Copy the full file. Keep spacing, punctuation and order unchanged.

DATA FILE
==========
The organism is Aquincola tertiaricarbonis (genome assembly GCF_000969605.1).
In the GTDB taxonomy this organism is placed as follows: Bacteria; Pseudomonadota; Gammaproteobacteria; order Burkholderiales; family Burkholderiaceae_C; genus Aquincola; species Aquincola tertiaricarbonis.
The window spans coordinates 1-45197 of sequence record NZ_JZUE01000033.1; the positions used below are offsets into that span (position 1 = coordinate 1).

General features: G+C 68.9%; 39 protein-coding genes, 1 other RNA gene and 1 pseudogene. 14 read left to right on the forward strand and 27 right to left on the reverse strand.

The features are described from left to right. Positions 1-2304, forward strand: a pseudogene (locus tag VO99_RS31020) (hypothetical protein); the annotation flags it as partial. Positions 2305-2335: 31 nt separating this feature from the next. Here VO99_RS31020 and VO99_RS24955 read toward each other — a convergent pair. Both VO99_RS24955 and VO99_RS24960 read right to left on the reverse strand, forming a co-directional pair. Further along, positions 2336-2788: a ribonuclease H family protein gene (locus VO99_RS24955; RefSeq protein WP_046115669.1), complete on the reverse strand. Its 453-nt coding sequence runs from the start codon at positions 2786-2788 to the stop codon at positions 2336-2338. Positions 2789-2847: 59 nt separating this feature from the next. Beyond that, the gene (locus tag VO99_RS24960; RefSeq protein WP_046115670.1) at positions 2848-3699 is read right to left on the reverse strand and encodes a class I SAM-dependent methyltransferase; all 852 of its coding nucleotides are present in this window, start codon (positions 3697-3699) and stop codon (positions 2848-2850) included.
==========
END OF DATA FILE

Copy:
The organism is Aquincola tertiaricarbonis (genome assembly GCF_000969605.1).
In the GTDB taxonomy this organism is placed as follows: Bacteria; Pseudomonadota; Gammaproteobacteria; order Burkholderiales; family Burkholderiaceae_C; genus Aquincola; species Aquincola tertiaricarbonis.
The window spans coordinates 1-45197 of sequence record NZ_JZUE01000033.1; the positions used below are offsets into that span (position 1 = coordinate 1).

General features: G+C 68.9%; 39 protein-coding genes, 1 other RNA gene and 1 pseudogene. 14 read left to right on the forward strand and 27 right to left on the reverse strand.

The features are described from left to right. Positions 1-2304, forward strand: a pseudogene (locus tag VO99_RS31020) (hypothetical protein); the annotation flags it as partial. Positions 2305-2335: 31 nt separating this feature from the next. Here VO99_RS31020 and VO99_RS24955 read toward each other — a convergent pair. Both VO99_RS24955 and VO99_RS24960 read right to left on the reverse strand, forming a co-directional pair. Further along, positions 2336-2788: a ribonuclease H family protein gene (locus VO99_RS24955; RefSeq protein WP_046115669.1), complete on the reverse strand. Its 453-nt coding sequence runs from the start codon at positions 2786-2788 to the stop codon at positions 2336-2338. Positions 2789-2847: 59 nt separating this feature from the next. Beyond that, the gene (locus tag VO99_RS24960; RefSeq protein WP_046115670.1) at positions 2848-3699 is read right to left on the reverse strand and encodes a class I SAM-dependent methyltransferase; all 852 of its coding nucleotides are present in this window, start codon (positions 3697-3699) and stop codon (positions 2848-2850) included.